Adam Goodes was awarded the Australian of the Year in 2014 for his anti-racism advocacy and youth work. He has been awarded the Brownlow medal, the Australian Football League’s ‘best and fairest’ award, twice. He has won two premierships while playing for the Sydney Swans. He is known as a role model in the indigenous community. Yet, he retired quietly after two odd years of enduring vicious and ongoing personal and racist attacks after calling out a derogatory comment made to him while playing the Indigenous Round in 2013.
Adam Goodes admits that he didn’t really know much about his Aboriginality while growing up. His mother was one of the Stolen Generation and to protect her three boys they moved around a lot. Sport was the way that Goodes connected with his peers and eventually he participated in AFL. Here he found a culture that he could embrace and, initially, felt very proud being a part of. It was while he was doing further study, at the request of the Swans Football Club, that he was able to explore his indigenous heritage in much more depth.
This study opened his eyes to the history of unjust treatment of indigenous people since white settlement. The massacres, rape, murder, stolen land, stolen children, were confronting and Goodes determined that he would stand against racism. When he called out a racist comment, the first he’d endured in eight years, the backlash was overwhelming.
In Following Jesus in Invaded Space: Doing Theology on Aboriginal Land, Chris Budden writes that racism in Australia is about keeping indigenous people “in their place” and maintaining white privilege (p 50-60). Adam Goodes was “acceptable” as a footballer. White Australia could tolerate that position – it was the “right place” for him. But once he had shone light on a clearly racist comment, he was now no longer “in his place.” Once he was out of this box, calling out racism, the public had to “put him back in.” As Stan Grant said in the documentary, Adam Goodes had become “the black man who complained.” That was not acceptable and years of booing and online attacks followed. Racism was alive and well in Australia.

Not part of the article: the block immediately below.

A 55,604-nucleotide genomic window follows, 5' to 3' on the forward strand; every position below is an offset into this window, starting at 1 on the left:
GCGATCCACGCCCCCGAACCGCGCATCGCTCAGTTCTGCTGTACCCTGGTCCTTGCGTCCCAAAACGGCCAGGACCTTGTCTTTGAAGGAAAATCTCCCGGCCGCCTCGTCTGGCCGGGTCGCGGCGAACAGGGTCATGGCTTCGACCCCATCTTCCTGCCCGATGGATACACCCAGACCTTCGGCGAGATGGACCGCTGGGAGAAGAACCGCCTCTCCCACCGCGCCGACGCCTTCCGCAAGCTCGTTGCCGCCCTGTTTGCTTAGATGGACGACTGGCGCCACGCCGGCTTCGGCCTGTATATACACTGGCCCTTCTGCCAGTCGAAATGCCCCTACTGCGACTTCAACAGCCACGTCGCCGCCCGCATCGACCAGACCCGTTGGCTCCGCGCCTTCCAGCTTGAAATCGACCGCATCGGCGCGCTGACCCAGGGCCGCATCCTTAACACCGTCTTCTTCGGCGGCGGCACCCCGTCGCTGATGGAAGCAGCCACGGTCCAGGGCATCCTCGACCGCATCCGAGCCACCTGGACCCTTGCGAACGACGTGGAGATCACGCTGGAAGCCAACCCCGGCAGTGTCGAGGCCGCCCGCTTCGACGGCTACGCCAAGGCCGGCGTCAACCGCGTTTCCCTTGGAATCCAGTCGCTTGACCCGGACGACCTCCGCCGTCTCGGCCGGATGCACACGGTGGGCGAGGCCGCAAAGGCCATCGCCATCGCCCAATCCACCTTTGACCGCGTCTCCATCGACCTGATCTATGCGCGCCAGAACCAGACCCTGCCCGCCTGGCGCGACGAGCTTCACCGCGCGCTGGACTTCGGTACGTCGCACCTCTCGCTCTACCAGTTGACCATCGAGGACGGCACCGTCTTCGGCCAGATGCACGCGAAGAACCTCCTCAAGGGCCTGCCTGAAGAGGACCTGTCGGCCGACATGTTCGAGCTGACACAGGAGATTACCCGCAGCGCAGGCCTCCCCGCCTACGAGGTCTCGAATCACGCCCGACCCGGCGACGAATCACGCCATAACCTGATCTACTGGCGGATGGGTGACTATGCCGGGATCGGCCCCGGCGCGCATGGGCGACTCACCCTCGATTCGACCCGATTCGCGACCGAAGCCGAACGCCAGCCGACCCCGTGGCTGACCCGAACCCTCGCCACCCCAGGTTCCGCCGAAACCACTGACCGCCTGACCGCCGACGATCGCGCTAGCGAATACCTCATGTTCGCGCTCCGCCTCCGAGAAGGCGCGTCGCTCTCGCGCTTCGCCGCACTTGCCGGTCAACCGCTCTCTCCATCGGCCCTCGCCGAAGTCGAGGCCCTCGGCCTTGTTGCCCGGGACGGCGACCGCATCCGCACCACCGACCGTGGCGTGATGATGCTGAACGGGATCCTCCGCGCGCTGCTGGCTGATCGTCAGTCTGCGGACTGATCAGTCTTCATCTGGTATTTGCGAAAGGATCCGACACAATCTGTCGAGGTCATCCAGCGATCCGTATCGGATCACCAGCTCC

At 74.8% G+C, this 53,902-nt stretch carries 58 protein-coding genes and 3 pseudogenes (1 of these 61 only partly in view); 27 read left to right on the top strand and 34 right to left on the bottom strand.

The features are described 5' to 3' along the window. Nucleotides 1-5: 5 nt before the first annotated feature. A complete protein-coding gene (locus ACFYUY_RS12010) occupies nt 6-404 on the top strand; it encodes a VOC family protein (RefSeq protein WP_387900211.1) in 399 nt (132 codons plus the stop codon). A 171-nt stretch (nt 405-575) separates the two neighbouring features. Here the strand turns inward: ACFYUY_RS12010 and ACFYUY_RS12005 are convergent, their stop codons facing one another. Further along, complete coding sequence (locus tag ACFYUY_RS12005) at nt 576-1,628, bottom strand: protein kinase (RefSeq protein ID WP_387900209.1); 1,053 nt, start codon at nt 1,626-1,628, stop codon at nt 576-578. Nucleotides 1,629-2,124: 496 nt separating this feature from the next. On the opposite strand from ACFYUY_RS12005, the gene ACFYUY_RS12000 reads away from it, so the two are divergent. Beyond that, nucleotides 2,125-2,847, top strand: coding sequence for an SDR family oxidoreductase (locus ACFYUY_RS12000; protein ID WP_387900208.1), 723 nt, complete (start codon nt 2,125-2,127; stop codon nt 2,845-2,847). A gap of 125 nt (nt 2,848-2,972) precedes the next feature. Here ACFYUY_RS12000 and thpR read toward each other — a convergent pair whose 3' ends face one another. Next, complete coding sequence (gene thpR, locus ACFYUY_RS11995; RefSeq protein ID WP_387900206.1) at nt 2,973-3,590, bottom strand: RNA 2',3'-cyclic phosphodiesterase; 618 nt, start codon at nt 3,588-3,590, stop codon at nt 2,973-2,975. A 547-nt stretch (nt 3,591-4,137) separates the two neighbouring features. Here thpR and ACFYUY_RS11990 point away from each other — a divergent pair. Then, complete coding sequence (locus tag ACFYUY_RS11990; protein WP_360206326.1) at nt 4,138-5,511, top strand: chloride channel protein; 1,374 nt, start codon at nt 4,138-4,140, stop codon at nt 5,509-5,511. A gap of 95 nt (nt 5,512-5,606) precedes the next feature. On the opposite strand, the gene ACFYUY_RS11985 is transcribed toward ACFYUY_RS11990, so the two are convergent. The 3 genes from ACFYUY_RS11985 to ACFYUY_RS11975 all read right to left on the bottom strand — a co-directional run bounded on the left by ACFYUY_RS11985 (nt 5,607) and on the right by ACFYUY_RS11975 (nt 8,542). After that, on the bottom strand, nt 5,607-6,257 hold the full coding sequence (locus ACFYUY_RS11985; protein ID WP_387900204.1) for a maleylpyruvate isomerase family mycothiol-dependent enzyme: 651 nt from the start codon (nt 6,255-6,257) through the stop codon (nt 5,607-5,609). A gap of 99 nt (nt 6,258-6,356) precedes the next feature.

The comments and the booing were racist. We can’t get around that. Denying it means we are guilty of racism. Budden explains that racism is also about places or centres of power. Centres of power, whether political, commercial or religious, seek to “define Indigenous people and their religious life in ways that allow for their lives to be ignored or controlled” (p58). This is usually for Indigenous people’s detriment and for the political and commercial gain of those in power. Racism has the primary shape of “invisibility and…of making visible for the purposes of shame” (p60). The invisibility is seen in stealing children, imprisoning them, taking land and denying voting rights. Often Indigenous people only become visible when it suits a political purpose and to shame them. This can be seen in the intervention in the Northern Territory where politicians focused on widespread abuse, alcoholism and poverty to push through policies of financial control and greater judicial power (Chapter 5). Adam Goodes experienced this when he was called derogatory names, jeered and bullied when he stood against racism. These were attempts to shame him into silence.